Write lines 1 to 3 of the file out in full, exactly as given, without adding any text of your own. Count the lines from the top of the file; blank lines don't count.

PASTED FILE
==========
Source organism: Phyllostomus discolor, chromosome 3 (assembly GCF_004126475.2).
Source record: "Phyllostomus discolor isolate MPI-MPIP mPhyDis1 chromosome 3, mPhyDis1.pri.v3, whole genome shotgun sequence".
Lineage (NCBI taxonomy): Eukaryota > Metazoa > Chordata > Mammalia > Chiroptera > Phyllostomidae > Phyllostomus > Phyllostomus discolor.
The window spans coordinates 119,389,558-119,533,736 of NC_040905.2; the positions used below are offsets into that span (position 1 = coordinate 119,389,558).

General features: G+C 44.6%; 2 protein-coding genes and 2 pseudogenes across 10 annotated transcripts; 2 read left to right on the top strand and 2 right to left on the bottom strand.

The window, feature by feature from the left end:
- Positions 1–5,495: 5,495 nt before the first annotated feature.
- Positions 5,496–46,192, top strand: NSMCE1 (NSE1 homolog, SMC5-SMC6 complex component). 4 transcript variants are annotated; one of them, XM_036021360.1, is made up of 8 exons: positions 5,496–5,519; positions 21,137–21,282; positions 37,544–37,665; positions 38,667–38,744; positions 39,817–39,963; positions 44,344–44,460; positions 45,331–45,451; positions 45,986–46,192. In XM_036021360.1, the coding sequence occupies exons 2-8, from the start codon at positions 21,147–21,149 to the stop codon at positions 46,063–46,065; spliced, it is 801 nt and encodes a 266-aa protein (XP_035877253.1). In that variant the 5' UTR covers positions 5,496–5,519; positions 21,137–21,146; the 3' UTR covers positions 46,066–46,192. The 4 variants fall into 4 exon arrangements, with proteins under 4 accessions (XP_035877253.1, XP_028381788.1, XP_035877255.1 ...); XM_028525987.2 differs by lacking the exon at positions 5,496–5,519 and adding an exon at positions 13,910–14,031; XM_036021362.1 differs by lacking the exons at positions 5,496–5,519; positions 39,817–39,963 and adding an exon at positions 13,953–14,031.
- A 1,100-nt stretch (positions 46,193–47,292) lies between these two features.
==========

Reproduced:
Source organism: Phyllostomus discolor, chromosome 3 (assembly GCF_004126475.2).
Source record: "Phyllostomus discolor isolate MPI-MPIP mPhyDis1 chromosome 3, mPhyDis1.pri.v3, whole genome shotgun sequence".
Lineage (NCBI taxonomy): Eukaryota > Metazoa > Chordata > Mammalia > Chiroptera > Phyllostomidae > Phyllostomus > Phyllostomus discolor.